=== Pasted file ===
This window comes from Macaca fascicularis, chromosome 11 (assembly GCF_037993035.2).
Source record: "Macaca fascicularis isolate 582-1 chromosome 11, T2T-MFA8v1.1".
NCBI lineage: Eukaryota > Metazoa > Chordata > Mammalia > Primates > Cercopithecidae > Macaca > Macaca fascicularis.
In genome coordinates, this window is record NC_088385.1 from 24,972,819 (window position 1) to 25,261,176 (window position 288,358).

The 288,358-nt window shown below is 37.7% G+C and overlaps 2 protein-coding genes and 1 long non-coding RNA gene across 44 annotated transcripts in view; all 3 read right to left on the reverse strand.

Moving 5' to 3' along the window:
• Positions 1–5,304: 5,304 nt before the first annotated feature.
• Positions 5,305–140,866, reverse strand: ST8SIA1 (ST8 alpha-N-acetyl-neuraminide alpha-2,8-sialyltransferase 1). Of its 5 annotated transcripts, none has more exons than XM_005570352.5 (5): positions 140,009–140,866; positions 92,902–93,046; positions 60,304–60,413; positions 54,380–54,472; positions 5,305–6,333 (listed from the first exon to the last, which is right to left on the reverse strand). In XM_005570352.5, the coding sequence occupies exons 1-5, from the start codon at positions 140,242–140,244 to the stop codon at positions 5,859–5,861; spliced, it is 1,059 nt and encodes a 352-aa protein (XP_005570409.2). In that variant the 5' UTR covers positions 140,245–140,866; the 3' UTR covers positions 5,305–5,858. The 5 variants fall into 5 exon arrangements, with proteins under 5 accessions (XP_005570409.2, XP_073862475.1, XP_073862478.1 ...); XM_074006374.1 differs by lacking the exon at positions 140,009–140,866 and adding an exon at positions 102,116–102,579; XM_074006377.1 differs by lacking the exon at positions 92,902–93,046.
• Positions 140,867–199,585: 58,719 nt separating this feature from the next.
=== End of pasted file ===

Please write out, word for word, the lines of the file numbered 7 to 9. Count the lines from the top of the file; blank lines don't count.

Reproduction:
• Positions 1–5,304: 5,304 nt before the first annotated feature.
• Positions 5,305–140,866, reverse strand: ST8SIA1 (ST8 alpha-N-acetyl-neuraminide alpha-2,8-sialyltransferase 1). Of its 5 annotated transcripts, none has more exons than XM_005570352.5 (5): positions 140,009–140,866; positions 92,902–93,046; positions 60,304–60,413; positions 54,380–54,472; positions 5,305–6,333 (listed from the first exon to the last, which is right to left on the reverse strand). In XM_005570352.5, the coding sequence occupies exons 1-5, from the start codon at positions 140,242–140,244 to the stop codon at positions 5,859–5,861; spliced, it is 1,059 nt and encodes a 352-aa protein (XP_005570409.2). In that variant the 5' UTR covers positions 140,245–140,866; the 3' UTR covers positions 5,305–5,858. The 5 variants fall into 5 exon arrangements, with proteins under 5 accessions (XP_005570409.2, XP_073862475.1, XP_073862478.1 ...); XM_074006374.1 differs by lacking the exon at positions 140,009–140,866 and adding an exon at positions 102,116–102,579; XM_074006377.1 differs by lacking the exon at positions 92,902–93,046.
• Positions 140,867–199,585: 58,719 nt separating this feature from the next.